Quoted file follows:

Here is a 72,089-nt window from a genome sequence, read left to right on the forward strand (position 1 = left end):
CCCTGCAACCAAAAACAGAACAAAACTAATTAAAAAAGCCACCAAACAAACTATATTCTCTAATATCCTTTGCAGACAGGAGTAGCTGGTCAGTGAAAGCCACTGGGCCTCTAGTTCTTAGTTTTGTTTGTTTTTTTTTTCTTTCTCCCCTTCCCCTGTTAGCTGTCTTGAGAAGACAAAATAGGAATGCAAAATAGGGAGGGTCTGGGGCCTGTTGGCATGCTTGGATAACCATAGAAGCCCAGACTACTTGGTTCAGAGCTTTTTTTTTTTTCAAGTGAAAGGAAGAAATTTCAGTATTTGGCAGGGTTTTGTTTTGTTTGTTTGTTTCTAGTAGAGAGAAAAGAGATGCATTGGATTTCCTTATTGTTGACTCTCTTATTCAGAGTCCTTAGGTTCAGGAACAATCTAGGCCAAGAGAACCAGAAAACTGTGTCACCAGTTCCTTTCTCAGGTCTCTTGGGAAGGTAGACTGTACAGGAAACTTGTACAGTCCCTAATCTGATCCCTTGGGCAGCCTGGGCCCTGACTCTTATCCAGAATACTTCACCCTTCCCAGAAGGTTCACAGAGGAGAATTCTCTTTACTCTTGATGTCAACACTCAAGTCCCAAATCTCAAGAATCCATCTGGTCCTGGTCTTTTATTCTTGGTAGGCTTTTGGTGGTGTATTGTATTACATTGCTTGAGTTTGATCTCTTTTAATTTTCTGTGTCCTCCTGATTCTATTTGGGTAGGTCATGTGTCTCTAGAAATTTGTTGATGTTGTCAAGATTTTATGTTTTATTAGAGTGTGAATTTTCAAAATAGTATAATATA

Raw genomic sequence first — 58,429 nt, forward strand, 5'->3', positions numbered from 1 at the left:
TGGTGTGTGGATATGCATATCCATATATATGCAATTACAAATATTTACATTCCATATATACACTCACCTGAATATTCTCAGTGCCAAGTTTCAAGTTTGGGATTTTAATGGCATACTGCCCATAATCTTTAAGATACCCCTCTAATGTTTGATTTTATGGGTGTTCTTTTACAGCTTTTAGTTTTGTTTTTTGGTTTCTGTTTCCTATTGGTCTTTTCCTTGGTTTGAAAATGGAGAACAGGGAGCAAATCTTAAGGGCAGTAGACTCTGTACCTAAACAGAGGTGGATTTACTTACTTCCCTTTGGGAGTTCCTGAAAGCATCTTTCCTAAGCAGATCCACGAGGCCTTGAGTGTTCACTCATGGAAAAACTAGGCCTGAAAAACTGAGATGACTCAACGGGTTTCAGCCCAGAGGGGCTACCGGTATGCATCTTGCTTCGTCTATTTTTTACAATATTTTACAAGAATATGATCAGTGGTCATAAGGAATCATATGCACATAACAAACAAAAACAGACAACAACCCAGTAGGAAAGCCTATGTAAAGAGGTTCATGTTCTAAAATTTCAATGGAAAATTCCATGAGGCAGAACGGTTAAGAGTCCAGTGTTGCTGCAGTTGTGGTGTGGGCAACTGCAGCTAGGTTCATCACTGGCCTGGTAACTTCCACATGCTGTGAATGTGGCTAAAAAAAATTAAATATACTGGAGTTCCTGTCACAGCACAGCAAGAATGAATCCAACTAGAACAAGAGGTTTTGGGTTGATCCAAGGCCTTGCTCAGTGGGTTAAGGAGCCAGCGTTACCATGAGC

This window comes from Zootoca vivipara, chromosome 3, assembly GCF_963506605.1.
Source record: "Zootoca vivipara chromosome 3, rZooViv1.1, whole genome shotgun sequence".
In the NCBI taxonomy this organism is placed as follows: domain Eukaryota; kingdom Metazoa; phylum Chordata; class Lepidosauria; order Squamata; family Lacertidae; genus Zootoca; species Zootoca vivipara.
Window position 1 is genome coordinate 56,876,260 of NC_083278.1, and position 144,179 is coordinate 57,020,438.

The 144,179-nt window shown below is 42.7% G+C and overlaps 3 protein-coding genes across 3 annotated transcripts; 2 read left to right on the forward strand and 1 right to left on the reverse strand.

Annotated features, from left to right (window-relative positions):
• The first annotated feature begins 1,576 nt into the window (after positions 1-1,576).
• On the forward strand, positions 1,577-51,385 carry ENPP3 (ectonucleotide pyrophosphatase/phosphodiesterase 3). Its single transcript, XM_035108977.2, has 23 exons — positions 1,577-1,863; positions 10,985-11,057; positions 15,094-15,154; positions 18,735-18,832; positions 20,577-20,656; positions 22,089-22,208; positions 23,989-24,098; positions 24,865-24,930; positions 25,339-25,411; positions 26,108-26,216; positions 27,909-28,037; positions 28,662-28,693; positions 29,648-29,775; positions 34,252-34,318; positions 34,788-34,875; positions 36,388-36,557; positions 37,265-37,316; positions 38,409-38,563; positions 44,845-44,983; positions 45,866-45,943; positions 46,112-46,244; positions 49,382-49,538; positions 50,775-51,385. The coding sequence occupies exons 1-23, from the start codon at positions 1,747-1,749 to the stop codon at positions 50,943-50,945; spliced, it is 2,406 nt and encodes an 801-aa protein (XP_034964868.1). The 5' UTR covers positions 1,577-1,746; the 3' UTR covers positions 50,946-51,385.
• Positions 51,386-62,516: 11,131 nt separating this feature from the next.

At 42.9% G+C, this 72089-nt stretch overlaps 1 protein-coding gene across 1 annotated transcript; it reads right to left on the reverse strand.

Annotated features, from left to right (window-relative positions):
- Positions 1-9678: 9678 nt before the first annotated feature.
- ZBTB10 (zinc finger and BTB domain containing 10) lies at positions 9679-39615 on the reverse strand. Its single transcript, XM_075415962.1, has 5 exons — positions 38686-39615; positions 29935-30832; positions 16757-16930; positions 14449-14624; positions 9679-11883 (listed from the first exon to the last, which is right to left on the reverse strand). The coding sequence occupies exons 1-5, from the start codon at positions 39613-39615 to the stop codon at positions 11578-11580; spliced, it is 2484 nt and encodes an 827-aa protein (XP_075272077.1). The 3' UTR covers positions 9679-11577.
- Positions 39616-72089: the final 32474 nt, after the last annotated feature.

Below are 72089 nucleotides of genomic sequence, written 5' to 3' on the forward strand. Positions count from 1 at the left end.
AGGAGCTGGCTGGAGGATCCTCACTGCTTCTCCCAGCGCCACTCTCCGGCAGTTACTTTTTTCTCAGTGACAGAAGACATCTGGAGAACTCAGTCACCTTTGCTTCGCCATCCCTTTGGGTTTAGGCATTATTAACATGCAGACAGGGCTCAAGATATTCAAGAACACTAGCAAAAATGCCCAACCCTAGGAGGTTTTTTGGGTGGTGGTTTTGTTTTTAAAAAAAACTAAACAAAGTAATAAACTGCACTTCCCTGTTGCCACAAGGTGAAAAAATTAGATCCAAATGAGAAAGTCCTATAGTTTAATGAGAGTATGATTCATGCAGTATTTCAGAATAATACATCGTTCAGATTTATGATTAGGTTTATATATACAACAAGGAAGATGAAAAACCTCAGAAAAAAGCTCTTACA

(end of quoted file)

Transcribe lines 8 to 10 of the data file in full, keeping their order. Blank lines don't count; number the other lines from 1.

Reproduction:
Window position 1 is genome coordinate 56,876,260 of NC_083278.1, and position 144,179 is coordinate 57,020,438.

The 144,179-nt window shown below is 42.7% G+C and overlaps 3 protein-coding genes across 3 annotated transcripts; 2 read left to right on the forward strand and 1 right to left on the reverse strand.

Annotated features, from left to right (window-relative positions):